Angela: Your workshop descriptions are very rich, beginning with “The Animus and Culture – Bridging Inner and Outer” and ending with “Stages of Life and Contra-sexuality.” I’m not familiar with the term “contra-sexuality” and rarely hear even the term “sexuality” used in the context of Jungian Studies, although I’m sure that it has been. Can you give us a few clues about what you will be covering and why this is an important topic?

Sulagna: This is an important question. It is worthwhile to differentiate between Freud’s notion of sexuality in studying the unconscious, and Jung’s notion of the archetype as the basis of understanding the unconscious. Jung did not think that the libido was only sexual and did not privilege sexuality in his writings. While both were essentialist in their own ways, Jung identified oppositional dynamics in the psyche, between conscious and unconscious gender, inner and outer, feminine and masculine. This is a more nuanced approach to understanding the unconscious. The problem with Jung’s approach is that he identified these qualities with men and women in fixed and deterministic ways.

The term contra-sexuality has been used more in post-Jungian discussions. Jung had binary views of gender and used contra-sexuality minimally.  As an archetype, the animus has elements of both psyche and culture. While Jung consulted cross-cultural myths and symbols in affirming the notion of archetype, he did not use cultural experience in understanding the phenomenology of the animus. He was fixed in his view of feminine as Eros and masculine as Logos – anything else was a contravention. Jung was detached from feminine histories, patriarchal biases, social worlds. In my book, I have located the animus in lived worlds, and have described it as culturally transformative rather than just problematic. The animus has become redundant now in Jungian discourse because of the changes that have taken place in our social worlds, vis-à-vis gender, which Jungian psychology has not been able to incorporate in discussing the psyche.

Nonetheless, the concept of archetype has seen meaningful reformulations in recent times, and this opens up the possibility of viewing the animus in new ways. It is important to keep critiquing, contemporizing and reformulating Jung’s ideas because it is a very changed world today, with very different kinds of problems and crises.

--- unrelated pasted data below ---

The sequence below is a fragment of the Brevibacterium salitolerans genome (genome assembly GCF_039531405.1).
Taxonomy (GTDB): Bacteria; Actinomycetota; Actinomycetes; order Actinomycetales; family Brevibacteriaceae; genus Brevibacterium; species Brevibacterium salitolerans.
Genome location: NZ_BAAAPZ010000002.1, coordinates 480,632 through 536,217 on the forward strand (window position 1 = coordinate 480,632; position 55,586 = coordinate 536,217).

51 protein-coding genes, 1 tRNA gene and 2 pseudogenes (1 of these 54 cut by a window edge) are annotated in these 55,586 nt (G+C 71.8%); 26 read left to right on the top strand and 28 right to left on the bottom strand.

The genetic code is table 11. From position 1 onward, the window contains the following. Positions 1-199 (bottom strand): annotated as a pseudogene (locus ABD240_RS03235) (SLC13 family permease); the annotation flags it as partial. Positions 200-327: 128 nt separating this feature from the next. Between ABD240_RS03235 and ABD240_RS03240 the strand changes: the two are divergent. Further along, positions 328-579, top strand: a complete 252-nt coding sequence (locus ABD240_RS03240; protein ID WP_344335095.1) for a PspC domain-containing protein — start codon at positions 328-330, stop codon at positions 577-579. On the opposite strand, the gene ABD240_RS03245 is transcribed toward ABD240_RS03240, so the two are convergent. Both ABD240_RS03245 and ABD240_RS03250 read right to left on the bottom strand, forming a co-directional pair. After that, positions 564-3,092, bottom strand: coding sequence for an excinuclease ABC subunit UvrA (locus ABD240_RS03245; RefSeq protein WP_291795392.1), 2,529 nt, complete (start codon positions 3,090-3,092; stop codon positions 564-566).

I will be covering basic themes like Jung’s concept of the animus and its critiques, the notion of culture, the animus in lived contexts, myths, animus in collective contexts, gender as a fluid and dynamic phenomenon, dreams, case study material, individuation, etc.

Angela: What are you most looking forward to in teaching this class and who would benefit from this class? Is there anything in particular that is needed in terms of background?

Sulagna: Nothing particular is needed except an interest in gender, cultural phenomena, unconscious psyche, and depth psychology. I am looking forward to interacting with a diverse set of people, sharing my work, dialoguing with them, knowing about their experience and views. It is a wonderful interactive platform to develop one’s ideas, while bringing a cultural perspective to studying the psyche.

Join us for this wonderful four-course workshop, beginning on November 8. Register here

Sulagna Sengupta is a Jungian Studies scholar and consultant based in India. Her first book, ‘Jung in India’ (2013) was a pioneering study on Jung’s history with India, based on original archival research. Sulagna’s first career was in international development. She has been involved with Jungian education and research for over two decades and has lectured in India, the USA, Zurich, and for Brazil and South Africa. Sulagna has authored many publications. She is currently working on a Jungian interpretation of the Indian epic, The Ramayana at the Department of Psychosocial and Psychoanalytic Studies, University of Essex, U.K. Her second book, Animus, Psyche and Culture: A Jungian Revision has been selected as one of the seventy-five success stories of Indo-Swiss partnership of seventy-five years. It will be presented at the prestigious Kolkata International Book Fair in India, in January 2024. Her website is:


Angela Borda is a writer for Pacifica Graduate Institute, as well as the editor of the Santa Barbara Literary Journal. Her work has been published in Food & Home, Peregrine, Hurricanes & Swan Songs, Delirium Corridor, Still Arts Quarterly, Danse Macabre, and is forthcoming in The Tertiary Lodger and Running Wild Anthology of Stories, Vol. 5.